Most people have still not heard of the Transatlantic Trade and Investment Partnership (TTIP). To be fair to the public, it doesn’t have a catchy name and the technocrats overseeing its creation are hardly shouting about it from the rooftops. Indeed, it had passed my attention until I read George Monbiot’s Guardian feature on the issue.
But while I welcome Monbiot’s efforts to stimulate debate, I consider his arguments to be overblown. Furthermore, the reaction of much of the left (including that of this month’s guest editor) says more about their anti-capitalist and anti-US politics than it does about the reality of TTIP. This is a shame because there is much about the proposed treaty which is worthy of scrutiny.
So what exactly is TTIP? In short, it is potentially the biggest trade deal in history between the world’s two largest trading blocks, the EU and the US. Those in favour of the deal say it’ll be worth €120bn and €95bn to those economies, respectively - it’s a very important treaty.
It’ll achieve these humongous numbers by removing “trade barriers” between the two countries. In some cases, these are tariffs (import taxes) and in other cases they are restrictions or bans on types of products, mostly food. The agreement will also set standards and classifications for manufacturers and producers. This means whenever consumers buy a particular item the label will mean the same either side of the Atlantic.
The effect of the deal is to increase choice, boost competition, which pushes down prices for consumers, and stimulate trade which increases the number of jobs available. So far, not so controversial; well, not quite.
Campaign groups such as Global Justice Now repeatedly refer to TTIP as a “secret deal”, while Wikileaks is demanding its details be released. Indeed, negotiations are closely guarded as there is much at stake - food regulations, environmental protections, industry support, patent law all form part of the proposed deal. Many businesses and investors would like to know the commercially sensitive details of TTIP before anyone else does.
However, the protests over secrecy often stray into the conspiratorial. Businesses, politicians and the general public should, of course, be kept informed and they are being so. But TTIP is not yet agreed, so exactly what details do they want? It is simply not practical nor possible to release all details in real time. Also, the idea that TTIP is a “secret deal” is simply not true. There are many reputable sources explaining what TTIP is all about such as the European Commission’s website and also, I hope, articles such as this.
Investor State Dispute Settlement
One of the other big issues is a process called Investor State Dispute Settlement (ISDS). This is a legal mechanism where corporate lawyers representing a company can take a government to court if it feels its access to a free market has been harmed by a government decision. Trade deals such as TTIP make such actions more likely as they provide a legal framework within which such claims can be made. As the Conservative MEP Ashley Fox argues: “Their purpose is to protect investors from discriminatory treatment from governments. An example would be if a company won a seven-year contract for a rail franchise, invested money in new rolling stock and then after only two years the government cancelled the franchise. This could potentially be a breach of contract and lead to a hearing before an International Court of Arbitration, such as the one in London.”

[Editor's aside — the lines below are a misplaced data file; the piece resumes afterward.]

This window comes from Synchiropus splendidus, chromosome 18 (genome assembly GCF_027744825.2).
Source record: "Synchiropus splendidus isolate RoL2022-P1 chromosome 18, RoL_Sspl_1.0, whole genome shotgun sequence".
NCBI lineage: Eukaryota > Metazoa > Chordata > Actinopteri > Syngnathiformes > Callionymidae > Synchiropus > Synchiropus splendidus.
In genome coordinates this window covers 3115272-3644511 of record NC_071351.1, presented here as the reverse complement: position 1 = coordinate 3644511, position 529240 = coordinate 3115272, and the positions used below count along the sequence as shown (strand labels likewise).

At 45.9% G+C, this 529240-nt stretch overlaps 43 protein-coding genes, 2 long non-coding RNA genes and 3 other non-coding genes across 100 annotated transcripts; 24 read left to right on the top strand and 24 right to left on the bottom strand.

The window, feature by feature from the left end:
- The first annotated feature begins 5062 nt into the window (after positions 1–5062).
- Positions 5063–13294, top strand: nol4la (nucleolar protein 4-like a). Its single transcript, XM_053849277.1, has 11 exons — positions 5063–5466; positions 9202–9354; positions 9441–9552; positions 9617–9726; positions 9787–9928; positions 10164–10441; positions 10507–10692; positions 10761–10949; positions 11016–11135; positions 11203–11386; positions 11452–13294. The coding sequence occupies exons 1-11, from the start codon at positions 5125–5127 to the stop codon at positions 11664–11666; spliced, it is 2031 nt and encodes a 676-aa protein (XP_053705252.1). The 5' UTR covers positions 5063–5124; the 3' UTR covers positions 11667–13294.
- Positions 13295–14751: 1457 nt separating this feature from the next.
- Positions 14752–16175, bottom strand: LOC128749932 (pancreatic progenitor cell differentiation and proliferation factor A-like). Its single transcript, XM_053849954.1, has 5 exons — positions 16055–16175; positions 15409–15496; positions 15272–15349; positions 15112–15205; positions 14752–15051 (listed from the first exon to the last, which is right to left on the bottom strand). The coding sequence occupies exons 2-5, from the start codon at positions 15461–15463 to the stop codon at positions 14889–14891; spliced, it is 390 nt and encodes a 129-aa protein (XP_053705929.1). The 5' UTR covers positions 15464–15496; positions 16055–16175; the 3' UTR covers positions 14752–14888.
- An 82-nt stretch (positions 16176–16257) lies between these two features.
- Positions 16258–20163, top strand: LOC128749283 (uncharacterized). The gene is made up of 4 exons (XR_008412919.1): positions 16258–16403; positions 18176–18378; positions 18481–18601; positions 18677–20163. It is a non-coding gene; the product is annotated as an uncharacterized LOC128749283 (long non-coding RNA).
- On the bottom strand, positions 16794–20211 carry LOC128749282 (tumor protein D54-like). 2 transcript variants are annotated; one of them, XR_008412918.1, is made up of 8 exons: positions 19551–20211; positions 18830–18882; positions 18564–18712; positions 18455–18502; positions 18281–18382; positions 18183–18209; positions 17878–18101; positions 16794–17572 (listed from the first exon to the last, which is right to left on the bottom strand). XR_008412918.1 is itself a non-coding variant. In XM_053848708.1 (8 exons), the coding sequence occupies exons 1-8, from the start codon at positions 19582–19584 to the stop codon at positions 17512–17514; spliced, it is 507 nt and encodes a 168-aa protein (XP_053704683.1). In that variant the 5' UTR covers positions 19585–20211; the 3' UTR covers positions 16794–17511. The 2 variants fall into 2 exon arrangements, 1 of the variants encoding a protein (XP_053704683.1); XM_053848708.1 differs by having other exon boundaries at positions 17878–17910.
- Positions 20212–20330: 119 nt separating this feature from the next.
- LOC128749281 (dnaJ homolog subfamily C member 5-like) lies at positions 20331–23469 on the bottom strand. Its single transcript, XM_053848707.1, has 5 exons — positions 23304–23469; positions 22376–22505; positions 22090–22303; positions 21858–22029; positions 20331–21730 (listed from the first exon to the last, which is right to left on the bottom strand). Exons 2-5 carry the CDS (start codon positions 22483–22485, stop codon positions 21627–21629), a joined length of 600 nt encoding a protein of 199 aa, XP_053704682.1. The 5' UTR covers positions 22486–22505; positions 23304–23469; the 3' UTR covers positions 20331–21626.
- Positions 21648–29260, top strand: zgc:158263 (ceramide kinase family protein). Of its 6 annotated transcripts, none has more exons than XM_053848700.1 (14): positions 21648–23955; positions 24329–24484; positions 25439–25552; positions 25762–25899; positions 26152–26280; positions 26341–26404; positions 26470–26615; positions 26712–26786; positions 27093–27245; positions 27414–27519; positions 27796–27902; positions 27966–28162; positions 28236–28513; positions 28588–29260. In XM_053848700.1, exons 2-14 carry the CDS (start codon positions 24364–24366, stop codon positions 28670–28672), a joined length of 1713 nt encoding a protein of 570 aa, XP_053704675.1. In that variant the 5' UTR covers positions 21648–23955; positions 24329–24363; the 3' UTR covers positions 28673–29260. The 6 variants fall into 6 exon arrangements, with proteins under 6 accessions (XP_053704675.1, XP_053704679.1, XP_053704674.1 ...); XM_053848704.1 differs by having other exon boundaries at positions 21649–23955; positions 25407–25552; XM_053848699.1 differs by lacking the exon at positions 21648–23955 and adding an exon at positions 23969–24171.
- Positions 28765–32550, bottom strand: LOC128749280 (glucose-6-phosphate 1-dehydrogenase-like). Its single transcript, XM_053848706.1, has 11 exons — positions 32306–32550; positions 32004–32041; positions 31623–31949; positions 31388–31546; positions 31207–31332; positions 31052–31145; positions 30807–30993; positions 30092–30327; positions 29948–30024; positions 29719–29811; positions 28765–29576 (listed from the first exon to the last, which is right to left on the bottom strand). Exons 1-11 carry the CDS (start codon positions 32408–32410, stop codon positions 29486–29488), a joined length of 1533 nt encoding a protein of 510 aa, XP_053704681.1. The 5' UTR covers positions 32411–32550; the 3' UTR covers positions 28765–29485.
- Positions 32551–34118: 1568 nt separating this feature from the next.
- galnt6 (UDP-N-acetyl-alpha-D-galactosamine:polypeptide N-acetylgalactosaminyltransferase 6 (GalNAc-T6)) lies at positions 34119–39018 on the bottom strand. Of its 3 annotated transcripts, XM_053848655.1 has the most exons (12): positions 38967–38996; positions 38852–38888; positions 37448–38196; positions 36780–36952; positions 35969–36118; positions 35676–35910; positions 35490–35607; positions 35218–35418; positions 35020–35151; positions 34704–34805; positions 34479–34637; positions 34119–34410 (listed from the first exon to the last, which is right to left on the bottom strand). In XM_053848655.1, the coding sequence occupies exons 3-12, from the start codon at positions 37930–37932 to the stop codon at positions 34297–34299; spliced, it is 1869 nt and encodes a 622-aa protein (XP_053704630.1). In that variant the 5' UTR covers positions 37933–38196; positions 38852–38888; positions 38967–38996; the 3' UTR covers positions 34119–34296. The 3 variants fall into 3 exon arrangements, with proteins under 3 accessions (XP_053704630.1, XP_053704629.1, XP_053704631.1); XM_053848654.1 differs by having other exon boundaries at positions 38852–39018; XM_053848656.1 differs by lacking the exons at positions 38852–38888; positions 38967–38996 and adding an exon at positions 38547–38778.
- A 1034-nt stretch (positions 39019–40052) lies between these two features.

But academics such as Thomas McDongagh of environmental NGO The Democracy Center says Europeans have much to be concerned about when it come to ISDS. “Europeans don’t have to go far to see this system at work. In Germany, the government changed its policy on nuclear energy following the Fukushima disaster, cancelling some planned nuclear plants. They are now being sued by energy corporation Vattenfall for more than €1bn in an ISDS case,” he says.
TTIP will increase choice, boost competition, which pushes down prices for consumers, and stimulate trade, which increases the number of jobs available.
McDonagh also says there’s been a big rise in ISDS cases in recent years, which greatly inhibits the ability of governments to act on social and environmental issues. “ISDS proponents will say that it’s the norm and that it has been included in trade and investment deals for decades – but use of the ISDS system in cases against governments has only really taken off in recent years. Only 50 cases were launched in the first three decades of ISDS agreements, while 2012 and 2013 have set all-time records for the numbers of new ISDS cases annually - 57 and 58 respectively,” he says.
ISDS can indeed be highly controversial, particularly when it involves highly emotive areas such as nuclear energy and tobacco. But no government starts with a blank slate and cannot enact a “day zero” approach. It has to honour the commitments made by the previous government, it is not above the law. But nonetheless there has been such outcry about ISDS that the European Parliament has voted in favour of it being overhauled before TTIP is agreed.
Also, for British readers, one little fact: ISDS is a feature of many UK trade deals and has been used to take action against the government on many occasions. To date, the UK government has won every single case.